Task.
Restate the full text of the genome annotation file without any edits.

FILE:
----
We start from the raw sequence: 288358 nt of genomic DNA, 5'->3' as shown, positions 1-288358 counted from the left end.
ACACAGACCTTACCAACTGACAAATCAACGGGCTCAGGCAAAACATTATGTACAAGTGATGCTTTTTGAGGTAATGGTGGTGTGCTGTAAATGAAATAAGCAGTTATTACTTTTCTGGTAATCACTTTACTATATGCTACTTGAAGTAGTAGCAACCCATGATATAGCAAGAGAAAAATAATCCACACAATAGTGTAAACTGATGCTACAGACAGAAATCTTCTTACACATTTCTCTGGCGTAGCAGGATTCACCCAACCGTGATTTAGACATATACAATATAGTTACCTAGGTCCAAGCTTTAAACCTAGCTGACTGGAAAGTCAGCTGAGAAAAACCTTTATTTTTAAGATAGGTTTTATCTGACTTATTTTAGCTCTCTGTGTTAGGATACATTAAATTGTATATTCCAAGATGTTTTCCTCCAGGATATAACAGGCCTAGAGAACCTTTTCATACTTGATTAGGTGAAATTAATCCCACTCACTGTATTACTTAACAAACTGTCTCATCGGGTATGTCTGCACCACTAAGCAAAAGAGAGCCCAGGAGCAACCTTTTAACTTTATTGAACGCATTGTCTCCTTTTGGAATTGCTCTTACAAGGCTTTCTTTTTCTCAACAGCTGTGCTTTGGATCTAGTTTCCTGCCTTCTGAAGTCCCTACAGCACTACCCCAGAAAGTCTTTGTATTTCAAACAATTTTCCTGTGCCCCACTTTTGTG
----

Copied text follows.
We start from the raw sequence: 288358 nt of genomic DNA, 5'->3' as shown, positions 1-288358 counted from the left end.
ACACAGACCTTACCAACTGACAAATCAACGGGCTCAGGCAAAACATTATGTACAAGTGATGCTTTTTGAGGTAATGGTGGTGTGCTGTAAATGAAATAAGCAGTTATTACTTTTCTGGTAATCACTTTACTATATGCTACTTGAAGTAGTAGCAACCCATGATATAGCAAGAGAAAAATAATCCACACAATAGTGTAAACTGATGCTACAGACAGAAATCTTCTTACACATTTCTCTGGCGTAGCAGGATTCACCCAACCGTGATTTAGACATATACAATATAGTTACCTAGGTCCAAGCTTTAAACCTAGCTGACTGGAAAGTCAGCTGAGAAAAACCTTTATTTTTAAGATAGGTTTTATCTGACTTATTTTAGCTCTCTGTGTTAGGATACATTAAATTGTATATTCCAAGATGTTTTCCTCCAGGATATAACAGGCCTAGAGAACCTTTTCATACTTGATTAGGTGAAATTAATCCCACTCACTGTATTACTTAACAAACTGTCTCATCGGGTATGTCTGCACCACTAAGCAAAAGAGAGCCCAGGAGCAACCTTTTAACTTTATTGAACGCATTGTCTCCTTTTGGAATTGCTCTTACAAGGCTTTCTTTTTCTCAACAGCTGTGCTTTGGATCTAGTTTCCTGCCTTCTGAAGTCCCTACAGCACTACCCCAGAAAGTCTTTGTATTTCAAACAATTTTCCTGTGCCCCACTTTTGTG